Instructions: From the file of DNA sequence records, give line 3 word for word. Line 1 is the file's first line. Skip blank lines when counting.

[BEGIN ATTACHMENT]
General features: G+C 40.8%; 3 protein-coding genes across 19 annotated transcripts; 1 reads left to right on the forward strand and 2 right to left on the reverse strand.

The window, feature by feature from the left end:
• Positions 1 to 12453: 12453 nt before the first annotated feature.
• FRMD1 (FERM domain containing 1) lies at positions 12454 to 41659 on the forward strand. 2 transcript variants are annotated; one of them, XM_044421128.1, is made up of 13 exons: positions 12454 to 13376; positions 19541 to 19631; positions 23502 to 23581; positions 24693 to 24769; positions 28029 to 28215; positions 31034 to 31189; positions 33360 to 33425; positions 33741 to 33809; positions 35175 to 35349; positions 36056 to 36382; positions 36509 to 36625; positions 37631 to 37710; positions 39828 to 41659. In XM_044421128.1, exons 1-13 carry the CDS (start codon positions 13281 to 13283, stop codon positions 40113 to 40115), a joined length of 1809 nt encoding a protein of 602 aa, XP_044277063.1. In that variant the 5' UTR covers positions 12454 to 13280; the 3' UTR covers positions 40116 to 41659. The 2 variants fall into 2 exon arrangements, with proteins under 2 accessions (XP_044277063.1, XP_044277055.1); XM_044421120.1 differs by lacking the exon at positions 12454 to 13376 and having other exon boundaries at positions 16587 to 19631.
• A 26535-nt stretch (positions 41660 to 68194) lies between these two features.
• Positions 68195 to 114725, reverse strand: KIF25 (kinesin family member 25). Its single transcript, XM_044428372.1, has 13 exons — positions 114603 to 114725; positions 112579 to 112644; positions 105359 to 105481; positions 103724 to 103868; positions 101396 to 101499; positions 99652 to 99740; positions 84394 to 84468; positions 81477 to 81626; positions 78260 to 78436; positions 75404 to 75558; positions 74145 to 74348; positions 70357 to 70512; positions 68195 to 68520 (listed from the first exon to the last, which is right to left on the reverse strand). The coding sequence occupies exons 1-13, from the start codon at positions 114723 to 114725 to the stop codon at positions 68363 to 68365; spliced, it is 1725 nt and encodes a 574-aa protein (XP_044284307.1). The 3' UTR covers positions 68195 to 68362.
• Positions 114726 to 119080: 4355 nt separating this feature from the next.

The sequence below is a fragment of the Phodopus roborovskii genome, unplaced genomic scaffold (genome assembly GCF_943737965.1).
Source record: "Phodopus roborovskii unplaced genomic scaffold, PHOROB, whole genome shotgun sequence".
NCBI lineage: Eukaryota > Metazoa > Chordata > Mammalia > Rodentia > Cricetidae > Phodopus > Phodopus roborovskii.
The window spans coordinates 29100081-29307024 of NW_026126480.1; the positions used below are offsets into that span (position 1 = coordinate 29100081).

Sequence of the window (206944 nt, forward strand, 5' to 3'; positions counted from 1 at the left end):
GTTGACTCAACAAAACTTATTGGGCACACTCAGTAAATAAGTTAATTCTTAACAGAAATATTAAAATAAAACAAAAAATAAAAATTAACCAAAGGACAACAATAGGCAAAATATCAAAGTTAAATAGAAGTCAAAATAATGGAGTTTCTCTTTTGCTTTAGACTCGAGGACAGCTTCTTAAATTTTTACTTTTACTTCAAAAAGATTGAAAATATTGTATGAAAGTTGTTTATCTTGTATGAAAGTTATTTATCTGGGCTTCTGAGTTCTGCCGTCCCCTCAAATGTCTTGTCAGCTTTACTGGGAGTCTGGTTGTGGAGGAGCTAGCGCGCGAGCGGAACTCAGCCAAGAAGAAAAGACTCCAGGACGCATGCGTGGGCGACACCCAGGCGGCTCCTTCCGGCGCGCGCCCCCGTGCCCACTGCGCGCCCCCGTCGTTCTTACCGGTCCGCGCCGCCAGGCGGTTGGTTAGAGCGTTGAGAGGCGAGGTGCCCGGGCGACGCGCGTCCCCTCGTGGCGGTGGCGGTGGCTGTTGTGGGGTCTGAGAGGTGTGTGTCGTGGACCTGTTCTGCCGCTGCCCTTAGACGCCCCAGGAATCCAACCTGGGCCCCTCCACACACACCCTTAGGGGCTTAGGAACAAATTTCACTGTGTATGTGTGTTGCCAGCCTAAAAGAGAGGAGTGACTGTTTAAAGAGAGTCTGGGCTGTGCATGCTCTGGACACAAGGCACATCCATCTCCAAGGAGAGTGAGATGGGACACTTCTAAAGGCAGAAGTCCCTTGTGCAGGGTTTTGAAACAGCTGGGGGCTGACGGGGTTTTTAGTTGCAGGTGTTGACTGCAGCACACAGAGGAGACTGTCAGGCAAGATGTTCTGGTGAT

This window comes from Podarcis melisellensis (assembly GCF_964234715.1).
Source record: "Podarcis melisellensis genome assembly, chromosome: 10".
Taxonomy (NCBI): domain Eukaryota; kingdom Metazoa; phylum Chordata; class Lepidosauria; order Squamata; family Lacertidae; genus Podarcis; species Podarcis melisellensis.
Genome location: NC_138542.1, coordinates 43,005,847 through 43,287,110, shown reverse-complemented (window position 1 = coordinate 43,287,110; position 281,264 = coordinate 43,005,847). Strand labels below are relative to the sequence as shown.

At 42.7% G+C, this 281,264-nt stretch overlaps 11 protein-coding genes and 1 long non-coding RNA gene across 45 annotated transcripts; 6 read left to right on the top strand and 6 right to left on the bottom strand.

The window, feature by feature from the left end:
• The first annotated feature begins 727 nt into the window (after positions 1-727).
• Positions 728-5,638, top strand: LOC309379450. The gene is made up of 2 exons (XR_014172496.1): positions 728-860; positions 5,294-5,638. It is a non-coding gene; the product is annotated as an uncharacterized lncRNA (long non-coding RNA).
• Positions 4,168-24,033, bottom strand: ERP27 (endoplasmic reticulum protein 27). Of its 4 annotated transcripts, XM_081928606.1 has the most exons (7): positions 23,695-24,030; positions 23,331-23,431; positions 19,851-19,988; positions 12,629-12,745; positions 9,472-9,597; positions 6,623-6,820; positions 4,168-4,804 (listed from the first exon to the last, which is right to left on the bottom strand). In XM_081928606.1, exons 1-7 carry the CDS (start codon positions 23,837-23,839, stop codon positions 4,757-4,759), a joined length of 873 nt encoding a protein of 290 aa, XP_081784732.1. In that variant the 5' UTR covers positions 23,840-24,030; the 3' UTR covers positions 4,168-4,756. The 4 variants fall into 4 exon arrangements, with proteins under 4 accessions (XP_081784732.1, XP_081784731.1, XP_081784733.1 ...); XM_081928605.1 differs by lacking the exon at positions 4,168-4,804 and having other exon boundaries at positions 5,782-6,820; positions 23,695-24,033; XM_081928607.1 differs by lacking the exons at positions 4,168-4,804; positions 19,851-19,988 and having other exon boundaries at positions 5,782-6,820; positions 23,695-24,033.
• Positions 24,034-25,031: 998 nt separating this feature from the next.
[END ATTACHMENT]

• Positions 1 to 12453: 12453 nt before the first annotated feature.